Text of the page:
#10

I would argue that unearned income should be taxed, as should property, but that wage income should not.


#11

Sure - you could argue for a completely different funding mechanism if we were building the Social Security System from scratch and had a groundswell of support to do so. Alas, that is not at all the case.

Tax all income and eliminate the cap. It’s as simple as that.


#12

Yeah, what happened to keep it simple.

BTW as per another post on SS my comment that it was a PS was sort of a back handed joke to see what kind of response it would attract !

This article is one of the best on SS that I have seen here.


#13

Yes - I realized you didn’t believe it was a Ponzi Scheme. I just thought I’d respond to you in addressing the issue rather than getting into an even more extended debate with our resident libertarians.


#14

The new Poor People’s Campaign is precisely the movement called for in this article. All the issues mentioner here are included PPC list of demands. If you’re truly concerned, there’s no good reason not to join.


#15

You’re right. The Poor People’s Campaign is a good start. But the key to this happening is to build a massive campaign, keeping it fully separated from any association with the Democratic Party, which has demonstrably become the place progressive ideas and movements go to die (or be killed off). And this is not just an issue for poor people. Social Security is the underpinning for middle class retirement too. In my own situation, my wife and I have no pension, and just a modest 401(k) that would not guarantee income into our 80s. But we’ve held off on filing for retirement and are now a year away from hitting 70, when together we can expect to receive about $55,000 a year from the program, or half that if one of us dies. That is a huge amount of money, and enough to live on, but it’s threatened. Worse yet, people who only earned a minimum wage or a little more in the same situation could only expect to get perhaps $30,000 as a couple or $15,000 as a widow, and that’s only if they managed to keep working to 70. If, as half of working people do out of need, they took their benefits at 62, they’d only get $18000 as a couple and $9000 as an individual. That’s starvation wages.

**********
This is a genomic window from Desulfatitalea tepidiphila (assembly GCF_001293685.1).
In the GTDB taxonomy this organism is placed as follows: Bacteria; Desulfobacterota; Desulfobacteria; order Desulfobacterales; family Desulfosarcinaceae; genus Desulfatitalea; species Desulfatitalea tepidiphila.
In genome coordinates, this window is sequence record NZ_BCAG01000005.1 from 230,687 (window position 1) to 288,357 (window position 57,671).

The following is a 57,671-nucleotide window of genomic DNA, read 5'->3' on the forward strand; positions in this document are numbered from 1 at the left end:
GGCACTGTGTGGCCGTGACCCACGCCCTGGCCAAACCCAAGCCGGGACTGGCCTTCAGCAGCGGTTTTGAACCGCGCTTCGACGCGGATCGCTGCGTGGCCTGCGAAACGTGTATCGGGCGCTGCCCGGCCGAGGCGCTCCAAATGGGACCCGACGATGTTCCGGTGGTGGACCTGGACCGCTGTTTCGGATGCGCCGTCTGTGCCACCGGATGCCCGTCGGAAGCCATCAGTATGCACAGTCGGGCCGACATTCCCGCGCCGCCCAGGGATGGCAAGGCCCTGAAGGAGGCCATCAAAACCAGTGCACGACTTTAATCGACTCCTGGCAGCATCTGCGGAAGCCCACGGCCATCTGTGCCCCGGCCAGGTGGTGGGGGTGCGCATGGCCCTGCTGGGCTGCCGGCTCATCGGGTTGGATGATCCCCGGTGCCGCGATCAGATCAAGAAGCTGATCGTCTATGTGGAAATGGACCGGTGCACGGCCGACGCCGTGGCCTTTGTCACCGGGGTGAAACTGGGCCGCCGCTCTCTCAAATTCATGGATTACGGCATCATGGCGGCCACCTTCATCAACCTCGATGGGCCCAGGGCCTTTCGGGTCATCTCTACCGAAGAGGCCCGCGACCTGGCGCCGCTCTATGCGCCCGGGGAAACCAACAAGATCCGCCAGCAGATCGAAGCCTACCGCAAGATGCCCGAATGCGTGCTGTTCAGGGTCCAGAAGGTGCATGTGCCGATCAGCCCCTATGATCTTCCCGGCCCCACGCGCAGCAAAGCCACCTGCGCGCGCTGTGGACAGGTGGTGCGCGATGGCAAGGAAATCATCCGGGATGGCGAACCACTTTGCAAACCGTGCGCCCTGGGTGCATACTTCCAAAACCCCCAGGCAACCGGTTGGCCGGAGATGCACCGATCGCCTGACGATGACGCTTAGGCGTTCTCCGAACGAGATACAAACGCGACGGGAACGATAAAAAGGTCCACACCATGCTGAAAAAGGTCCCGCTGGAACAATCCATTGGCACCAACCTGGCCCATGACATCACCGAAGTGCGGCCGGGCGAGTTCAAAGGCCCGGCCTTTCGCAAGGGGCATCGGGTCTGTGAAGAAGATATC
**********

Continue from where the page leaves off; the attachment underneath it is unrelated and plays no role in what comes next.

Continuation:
And as a commenter above notes, the government takes a big hunk o that money to pay for Medicare Part B (doctors) and D (drugs).

It’s crazy. The rest of the world has free health care paid for by the general tax base. I just experienced that care in the UK last year when I spent five days in an NHS hospital being tested for suspected congestive heart failure (turned out it was a treatable lung problem, not a heart problem, fortunately!) If I’d been a Brit, my cost of care for those five days, which included a CT-Scan, Echocardiogram, Xrays, IV-drips of diuretics, and daily visits by a cardio and pulmonary specialist, would have been zip. Instead, as a visitor, my bill was $990.00 (which it took me almost a year to get my Blue Cross plan to reimburse me for.

That’s why dispite years of Thatcherite, Majorite, Blairite and Cameronite cuts in budgets, the UK National Health System produces better results in terms of longevity and infant mortality than the US, at less than half the cost per person. The US should have that or a Canadian-style Medicare for All system, not the jerry-rigged ACA system Obama handed us that was designed to enrich the insurance and drug industries.

I’m calling for a mass movement of all classes (except of course the rich who need to dragooned into financing it. And that movement needs, like Martin Luther King realized in 1968, to tackle US militarism and Empire head on to get where we need to go. It’s all part of the same struggle. Let’s get it on.

I’m all in.

Dave Lindorff
fonding editor of ThisCantBeHappening!


#16

Thank you!